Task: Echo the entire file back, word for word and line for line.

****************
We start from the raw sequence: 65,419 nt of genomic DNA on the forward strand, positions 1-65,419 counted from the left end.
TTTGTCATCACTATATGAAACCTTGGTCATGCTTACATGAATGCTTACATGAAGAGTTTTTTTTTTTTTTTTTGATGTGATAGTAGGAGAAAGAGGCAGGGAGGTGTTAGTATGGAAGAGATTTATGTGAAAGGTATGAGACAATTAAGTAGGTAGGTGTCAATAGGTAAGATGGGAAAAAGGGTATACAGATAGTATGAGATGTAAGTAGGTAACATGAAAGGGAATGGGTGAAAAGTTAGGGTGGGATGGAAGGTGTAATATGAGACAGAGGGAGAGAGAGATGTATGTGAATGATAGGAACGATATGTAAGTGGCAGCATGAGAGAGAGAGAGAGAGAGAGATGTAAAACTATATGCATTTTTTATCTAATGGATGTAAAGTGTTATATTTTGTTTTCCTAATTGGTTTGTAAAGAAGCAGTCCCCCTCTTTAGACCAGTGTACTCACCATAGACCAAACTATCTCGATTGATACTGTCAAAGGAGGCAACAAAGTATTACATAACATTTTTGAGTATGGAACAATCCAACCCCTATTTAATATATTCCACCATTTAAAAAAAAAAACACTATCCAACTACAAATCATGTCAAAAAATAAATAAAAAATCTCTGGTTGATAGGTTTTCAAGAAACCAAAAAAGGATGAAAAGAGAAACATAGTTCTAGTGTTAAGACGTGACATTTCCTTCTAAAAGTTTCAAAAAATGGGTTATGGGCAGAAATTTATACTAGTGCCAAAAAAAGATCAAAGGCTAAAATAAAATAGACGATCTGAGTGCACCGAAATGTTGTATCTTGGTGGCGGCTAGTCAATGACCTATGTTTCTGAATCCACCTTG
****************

We start from the raw sequence: 65,419 nt of genomic DNA on the forward strand, positions 1-65,419 counted from the left end.
TTTGTCATCACTATATGAAACCTTGGTCATGCTTACATGAATGCTTACATGAAGAGTTTTTTTTTTTTTTTTTGATGTGATAGTAGGAGAAAGAGGCAGGGAGGTGTTAGTATGGAAGAGATTTATGTGAAAGGTATGAGACAATTAAGTAGGTAGGTGTCAATAGGTAAGATGGGAAAAAGGGTATACAGATAGTATGAGATGTAAGTAGGTAACATGAAAGGGAATGGGTGAAAAGTTAGGGTGGGATGGAAGGTGTAATATGAGACAGAGGGAGAGAGAGATGTATGTGAATGATAGGAACGATATGTAAGTGGCAGCATGAGAGAGAGAGAGAGAGAGAGATGTAAAACTATATGCATTTTTTATCTAATGGATGTAAAGTGTTATATTTTGTTTTCCTAATTGGTTTGTAAAGAAGCAGTCCCCCTCTTTAGACCAGTGTACTCACCATAGACCAAACTATCTCGATTGATACTGTCAAAGGAGGCAACAAAGTATTACATAACATTTTTGAGTATGGAACAATCCAACCCCTATTTAATATATTCCACCATTTAAAAAAAAAAACACTATCCAACTACAAATCATGTCAAAAAATAAATAAAAAATCTCTGGTTGATAGGTTTTCAAGAAACCAAAAAAGGATGAAAAGAGAAACATAGTTCTAGTGTTAAGACGTGACATTTCCTTCTAAAAGTTTCAAAAAATGGGTTATGGGCAGAAATTTATACTAGTGCCAAAAAAAGATCAAAGGCTAAAATAAAATAGACGATCTGAGTGCACCGAAATGTTGTATCTTGGTGGCGGCTAGTCAATGACCTATGTTTCTGAATCCACCTTG